Iran will defend Shiite Muslim holy sites in neighboring Iraq from “killers and terrorists,” President Hassan Rouhani declared in an emphatic speech before large crowds on Wednesday.
The declarations follow huge advances by Sunni Muslim militants who have come within miles of Baghdad and destabilized Iraqi Prime Minister Nouri al-Maliki’s Shiite-dominated government.
Sign up for breaking news alerts from NBC News
The crisis has prompted both the U.S. and Iran to say they could cooperate on Iraq – a striking development for the two adversaries long at odds over Tehran’s nuclear program.
Iran is considered the main Shiite actor in the region. It has deep ties to Maliki, while simultaneously helping prop up the Shiite government of Syria’s President Bashar Assad through a devastating civil war.
Many Iranians have signed up to defend the Shiite sites in Iraq and “put the terrorists in their place,” Rouhani said in comments in Lorestan province carried live on television and reported Wednesday by Iranian news agencies.
Vahid Salemi / AP, file
Iranian President Hassan Rouhani gestures as he speaks during a press conference in Tehran, Iran, on Saturday.
The sites are visited by millions Iranian pilgrims every year. From the fall of the Shah of Iran in 1979 until dictator Saddam Hussein, a Sunni, was deposed in 2003, Iran's Shiite faithful were barred from visiting the Iraqi places of worship.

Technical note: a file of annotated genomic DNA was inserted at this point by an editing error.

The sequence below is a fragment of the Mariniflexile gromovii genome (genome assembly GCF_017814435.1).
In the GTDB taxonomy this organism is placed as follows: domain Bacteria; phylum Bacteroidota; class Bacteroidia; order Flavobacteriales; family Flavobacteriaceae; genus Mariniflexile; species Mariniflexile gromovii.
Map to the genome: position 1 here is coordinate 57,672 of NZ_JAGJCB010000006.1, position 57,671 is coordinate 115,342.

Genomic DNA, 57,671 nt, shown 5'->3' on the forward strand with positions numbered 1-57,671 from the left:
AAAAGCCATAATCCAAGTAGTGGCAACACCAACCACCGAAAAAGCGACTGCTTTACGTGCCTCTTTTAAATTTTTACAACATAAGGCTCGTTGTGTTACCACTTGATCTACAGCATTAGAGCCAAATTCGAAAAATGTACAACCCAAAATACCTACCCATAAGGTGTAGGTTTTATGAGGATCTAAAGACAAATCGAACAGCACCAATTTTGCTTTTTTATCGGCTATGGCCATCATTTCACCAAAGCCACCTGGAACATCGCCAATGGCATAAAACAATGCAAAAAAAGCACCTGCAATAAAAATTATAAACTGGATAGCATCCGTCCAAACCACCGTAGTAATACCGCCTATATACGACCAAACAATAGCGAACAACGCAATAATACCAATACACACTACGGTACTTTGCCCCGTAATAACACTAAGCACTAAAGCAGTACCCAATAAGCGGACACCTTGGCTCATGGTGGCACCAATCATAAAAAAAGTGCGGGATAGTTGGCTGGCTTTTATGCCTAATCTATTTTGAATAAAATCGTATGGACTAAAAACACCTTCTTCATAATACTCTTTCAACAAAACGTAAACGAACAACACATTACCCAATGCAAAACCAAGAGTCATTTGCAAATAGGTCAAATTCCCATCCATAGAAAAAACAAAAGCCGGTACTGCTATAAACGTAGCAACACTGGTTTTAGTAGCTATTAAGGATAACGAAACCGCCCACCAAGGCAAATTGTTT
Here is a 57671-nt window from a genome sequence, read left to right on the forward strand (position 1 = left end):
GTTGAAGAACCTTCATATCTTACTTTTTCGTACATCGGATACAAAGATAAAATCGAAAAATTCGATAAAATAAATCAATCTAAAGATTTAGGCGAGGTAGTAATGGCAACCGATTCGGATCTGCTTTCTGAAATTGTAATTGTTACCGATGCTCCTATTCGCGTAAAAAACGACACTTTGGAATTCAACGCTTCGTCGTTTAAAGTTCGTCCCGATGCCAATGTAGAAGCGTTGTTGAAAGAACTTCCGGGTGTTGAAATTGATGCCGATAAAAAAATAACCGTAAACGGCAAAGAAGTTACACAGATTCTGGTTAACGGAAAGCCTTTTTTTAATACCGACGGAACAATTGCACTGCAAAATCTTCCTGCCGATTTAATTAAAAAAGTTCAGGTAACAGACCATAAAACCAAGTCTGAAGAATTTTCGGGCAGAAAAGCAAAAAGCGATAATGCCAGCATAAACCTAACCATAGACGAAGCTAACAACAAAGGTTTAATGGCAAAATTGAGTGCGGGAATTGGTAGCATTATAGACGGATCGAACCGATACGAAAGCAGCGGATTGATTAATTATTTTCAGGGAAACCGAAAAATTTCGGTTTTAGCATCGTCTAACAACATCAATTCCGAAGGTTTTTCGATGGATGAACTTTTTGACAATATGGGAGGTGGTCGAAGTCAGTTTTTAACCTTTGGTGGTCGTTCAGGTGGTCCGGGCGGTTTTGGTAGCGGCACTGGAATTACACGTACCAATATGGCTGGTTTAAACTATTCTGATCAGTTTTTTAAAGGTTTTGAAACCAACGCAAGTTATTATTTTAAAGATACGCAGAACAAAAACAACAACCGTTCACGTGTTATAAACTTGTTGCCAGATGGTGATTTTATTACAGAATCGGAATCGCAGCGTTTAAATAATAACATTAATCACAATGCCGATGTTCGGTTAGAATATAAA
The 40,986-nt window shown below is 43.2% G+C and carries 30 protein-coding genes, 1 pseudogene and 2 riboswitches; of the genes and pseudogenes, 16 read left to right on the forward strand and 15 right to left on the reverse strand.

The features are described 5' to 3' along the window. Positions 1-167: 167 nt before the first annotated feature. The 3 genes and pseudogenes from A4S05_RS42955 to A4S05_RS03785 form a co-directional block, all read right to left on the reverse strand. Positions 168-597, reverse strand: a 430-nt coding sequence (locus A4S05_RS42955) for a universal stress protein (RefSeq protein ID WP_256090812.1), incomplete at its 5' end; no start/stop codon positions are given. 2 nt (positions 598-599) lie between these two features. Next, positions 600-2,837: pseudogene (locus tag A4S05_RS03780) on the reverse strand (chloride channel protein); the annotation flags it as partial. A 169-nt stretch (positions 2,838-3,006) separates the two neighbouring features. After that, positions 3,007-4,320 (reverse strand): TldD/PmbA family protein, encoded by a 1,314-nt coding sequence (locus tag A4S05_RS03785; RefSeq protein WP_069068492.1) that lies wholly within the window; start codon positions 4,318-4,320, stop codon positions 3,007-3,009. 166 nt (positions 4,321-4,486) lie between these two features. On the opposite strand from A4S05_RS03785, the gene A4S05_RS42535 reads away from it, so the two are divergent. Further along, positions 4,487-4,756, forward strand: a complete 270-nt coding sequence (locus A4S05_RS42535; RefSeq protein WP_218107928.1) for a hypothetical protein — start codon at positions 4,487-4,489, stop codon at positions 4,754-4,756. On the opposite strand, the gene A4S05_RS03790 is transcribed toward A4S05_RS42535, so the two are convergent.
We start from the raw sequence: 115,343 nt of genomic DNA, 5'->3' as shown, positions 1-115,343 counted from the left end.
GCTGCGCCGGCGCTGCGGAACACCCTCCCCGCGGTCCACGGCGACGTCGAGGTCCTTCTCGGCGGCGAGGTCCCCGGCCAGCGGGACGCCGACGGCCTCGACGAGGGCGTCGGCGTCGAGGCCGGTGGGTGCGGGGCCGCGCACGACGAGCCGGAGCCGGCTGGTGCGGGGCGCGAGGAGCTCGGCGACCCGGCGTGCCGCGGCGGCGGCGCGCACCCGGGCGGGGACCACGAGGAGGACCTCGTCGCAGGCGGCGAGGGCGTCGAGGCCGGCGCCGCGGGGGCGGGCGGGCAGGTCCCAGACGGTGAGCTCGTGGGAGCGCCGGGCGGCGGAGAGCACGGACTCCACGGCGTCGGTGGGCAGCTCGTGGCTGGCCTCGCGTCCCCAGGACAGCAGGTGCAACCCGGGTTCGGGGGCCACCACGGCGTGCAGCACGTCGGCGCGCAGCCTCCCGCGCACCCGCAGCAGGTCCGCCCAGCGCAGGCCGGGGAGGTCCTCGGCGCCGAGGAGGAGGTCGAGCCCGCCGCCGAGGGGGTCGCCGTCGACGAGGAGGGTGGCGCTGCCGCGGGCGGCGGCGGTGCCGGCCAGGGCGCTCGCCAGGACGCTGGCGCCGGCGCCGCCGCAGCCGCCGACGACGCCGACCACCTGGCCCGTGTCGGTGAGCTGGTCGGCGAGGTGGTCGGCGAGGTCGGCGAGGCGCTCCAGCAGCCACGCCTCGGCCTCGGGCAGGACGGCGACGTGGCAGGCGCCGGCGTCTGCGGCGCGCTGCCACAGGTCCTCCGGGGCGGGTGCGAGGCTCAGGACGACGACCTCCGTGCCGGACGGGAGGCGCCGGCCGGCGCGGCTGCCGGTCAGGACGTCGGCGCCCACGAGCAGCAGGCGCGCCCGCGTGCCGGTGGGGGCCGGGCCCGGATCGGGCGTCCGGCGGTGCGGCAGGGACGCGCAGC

On Tuesday, Maliki's Cabinet accused Saudi Arabia of promoting “genocide” by backing Sunni militias tearing through their country. However, experts told NBC News there is no evidence that Saudi Arabia has funded the Islamic State of Iraq and al-Sham (ISIS).
"We’re seeing a regional proxy war"
According to the CIA World Factbook, Iraq is more than 60 percent Shiite and about one-third Sunni.
Maliki has come under withering attacks for instituting sectarian policies that have alienated and angered the Sunni population.
David Schenker, director of the program on Arab politics at the Washington Institute for Near East Policy, warned Tuesday that by cozying up to Iran further, Maliki could further destabilize the situation.
"The closer Maliki gets to Iran and the more help he gets from Iran to help put down this rebellion, the more sectarian this becomes," Schenker said. "We’re seeing a regional proxy war, with Saudia Arabia backing regional Sunnis and Iran backing its Shiite allies."
President Barack Obama, who campaigned on withdrawing American troops from Iraq, is due to brief lawmakers on the deteriorating situation on Wednesday.
The violence in Iraq has sparked another round of sectarian bloodletting and evoked images of the country's vicious civil war nearly a decade ago.
First published June 18 2014, 3:16 AM